Kakching is unique in its own geographical location, surrounded by the villages belonging to different tribes and communities. Agriculturally, Kakching is known as the rice bowl of Manipur. It is characterized by hard work and simple living. Kakching shares a major role in the field of education and sport at state, national, and international levels. The one day talk on education and career planning revealed a few unknown facts that I would like to share with others.

First Tribal Woman National Football Referee

Ms. Chim Chim Serto, from Aimol Serto village in Chandel district of Manipur, was brought up under the care of a couple from Kakching. She is the first tribal woman who works as a National Football Referee. In her talk, she shared how the public of Kakching has impacted her life. She has the potential to become an FIFA referee. To accomplish this goal she will need to pass few exams.

First Chartered Accountant in Manipur

Mr. Ksh Kunjabi Singh from Kakching, now residing at Imphal, is the first Chartered Accountant in Manipur. His daughter is also first woman Chartered Accountant from Manipur. Mr. Kunjabi, the main speaker of the One Day Talk on Career Planning and Education Information, narrated how he ended up choosing Chartered Accountant without any information and knowledge on the subject. After succeeding, he realised how important the subject was for the well being of financial matters in both the private and the government sectors. Choosing the stream of Chartered Accountant fills a need of the day and a path that students can consider while planning their careers.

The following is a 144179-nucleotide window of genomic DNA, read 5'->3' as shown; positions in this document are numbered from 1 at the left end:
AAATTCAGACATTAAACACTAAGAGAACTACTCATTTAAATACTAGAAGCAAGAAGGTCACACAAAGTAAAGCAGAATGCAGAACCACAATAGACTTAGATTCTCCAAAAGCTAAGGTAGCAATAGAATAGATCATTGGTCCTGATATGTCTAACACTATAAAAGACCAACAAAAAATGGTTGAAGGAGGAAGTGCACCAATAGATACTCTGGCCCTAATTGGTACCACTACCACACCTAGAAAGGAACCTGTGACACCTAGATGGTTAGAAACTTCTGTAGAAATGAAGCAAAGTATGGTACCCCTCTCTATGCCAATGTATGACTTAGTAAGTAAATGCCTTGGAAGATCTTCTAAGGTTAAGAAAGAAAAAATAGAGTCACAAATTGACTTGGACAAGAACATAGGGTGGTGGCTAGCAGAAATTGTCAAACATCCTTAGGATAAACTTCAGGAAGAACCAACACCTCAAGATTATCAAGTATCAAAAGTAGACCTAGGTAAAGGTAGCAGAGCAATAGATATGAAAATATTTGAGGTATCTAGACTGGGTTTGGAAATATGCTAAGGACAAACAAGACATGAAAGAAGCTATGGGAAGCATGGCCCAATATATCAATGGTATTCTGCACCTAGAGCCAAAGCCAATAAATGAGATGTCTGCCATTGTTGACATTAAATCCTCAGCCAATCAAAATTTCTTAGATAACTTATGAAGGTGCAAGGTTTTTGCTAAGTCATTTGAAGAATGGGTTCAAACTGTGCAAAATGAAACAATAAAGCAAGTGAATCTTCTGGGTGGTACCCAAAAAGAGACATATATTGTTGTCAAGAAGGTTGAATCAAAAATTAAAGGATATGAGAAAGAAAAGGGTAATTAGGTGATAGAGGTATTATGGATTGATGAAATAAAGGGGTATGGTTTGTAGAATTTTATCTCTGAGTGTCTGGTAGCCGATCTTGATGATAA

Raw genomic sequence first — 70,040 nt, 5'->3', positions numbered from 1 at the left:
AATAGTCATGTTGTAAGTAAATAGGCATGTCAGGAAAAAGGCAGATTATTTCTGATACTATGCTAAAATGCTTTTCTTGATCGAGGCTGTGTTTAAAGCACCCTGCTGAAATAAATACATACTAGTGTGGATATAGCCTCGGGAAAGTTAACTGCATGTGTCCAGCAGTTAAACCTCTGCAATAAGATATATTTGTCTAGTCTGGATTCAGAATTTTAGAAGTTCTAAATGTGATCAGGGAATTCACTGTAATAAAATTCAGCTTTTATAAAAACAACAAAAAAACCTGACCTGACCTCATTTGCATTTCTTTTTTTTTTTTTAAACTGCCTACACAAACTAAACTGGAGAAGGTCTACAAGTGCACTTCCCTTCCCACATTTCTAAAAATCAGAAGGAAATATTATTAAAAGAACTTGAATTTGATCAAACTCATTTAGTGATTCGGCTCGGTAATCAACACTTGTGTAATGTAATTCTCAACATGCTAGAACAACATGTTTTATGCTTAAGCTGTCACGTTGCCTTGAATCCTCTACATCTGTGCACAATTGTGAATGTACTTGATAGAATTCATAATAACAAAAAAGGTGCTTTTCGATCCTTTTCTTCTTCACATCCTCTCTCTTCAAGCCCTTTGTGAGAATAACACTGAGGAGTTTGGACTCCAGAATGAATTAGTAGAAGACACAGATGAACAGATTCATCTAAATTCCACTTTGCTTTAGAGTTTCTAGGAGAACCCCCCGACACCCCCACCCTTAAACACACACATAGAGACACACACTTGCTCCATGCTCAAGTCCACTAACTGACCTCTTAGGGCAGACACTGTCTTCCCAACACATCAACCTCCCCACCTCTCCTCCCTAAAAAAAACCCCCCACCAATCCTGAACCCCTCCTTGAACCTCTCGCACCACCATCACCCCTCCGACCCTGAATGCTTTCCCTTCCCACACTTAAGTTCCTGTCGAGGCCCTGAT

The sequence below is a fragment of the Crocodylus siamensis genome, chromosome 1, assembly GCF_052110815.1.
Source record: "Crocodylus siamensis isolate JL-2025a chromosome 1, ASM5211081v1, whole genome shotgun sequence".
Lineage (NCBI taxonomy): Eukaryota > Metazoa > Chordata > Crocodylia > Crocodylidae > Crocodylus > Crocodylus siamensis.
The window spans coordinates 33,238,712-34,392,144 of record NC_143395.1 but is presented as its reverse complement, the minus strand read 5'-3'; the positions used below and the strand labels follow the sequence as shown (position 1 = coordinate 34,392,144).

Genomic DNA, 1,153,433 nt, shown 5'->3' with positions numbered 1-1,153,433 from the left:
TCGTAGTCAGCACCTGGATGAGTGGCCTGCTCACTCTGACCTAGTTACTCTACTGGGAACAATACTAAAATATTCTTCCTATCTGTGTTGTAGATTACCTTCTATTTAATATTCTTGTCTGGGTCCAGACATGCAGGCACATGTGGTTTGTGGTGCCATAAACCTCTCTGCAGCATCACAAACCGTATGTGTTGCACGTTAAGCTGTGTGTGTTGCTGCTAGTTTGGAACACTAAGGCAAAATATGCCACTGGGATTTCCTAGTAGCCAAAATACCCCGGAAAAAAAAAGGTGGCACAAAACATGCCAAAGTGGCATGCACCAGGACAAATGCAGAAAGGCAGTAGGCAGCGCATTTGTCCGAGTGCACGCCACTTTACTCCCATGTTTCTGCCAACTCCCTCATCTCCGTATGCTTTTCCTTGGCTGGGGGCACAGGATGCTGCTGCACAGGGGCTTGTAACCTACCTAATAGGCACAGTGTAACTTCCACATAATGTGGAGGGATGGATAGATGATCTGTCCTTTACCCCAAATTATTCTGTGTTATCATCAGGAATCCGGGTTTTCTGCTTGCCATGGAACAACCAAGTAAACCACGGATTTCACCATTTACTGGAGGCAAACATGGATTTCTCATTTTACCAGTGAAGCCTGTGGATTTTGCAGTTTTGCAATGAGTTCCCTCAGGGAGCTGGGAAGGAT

First FIFA Referee from North East India

Moirangthem Mago Singh, who belongs to my clan “Moirangthem” and also my neighbour, is the first FIFA referee from the entire North East of India. India has twelve FIFA referees and currently, four of them are active. Mr. Mago is the second FIFA referee from India. He chose the field of football after he was unsuccessful in his attempts to join the Indian Active Service. Mr. Mago will appear at an important examination in Kuala Lumpur in December. If he succeeds, then he will be one of the upcoming World Cup referees, which will be held in Brazil in 2014. While addressing the crowd, Mago said that every student considering this career must understand that football is an art, a science, and a business. This career would be unattainable and unsustainable without an education.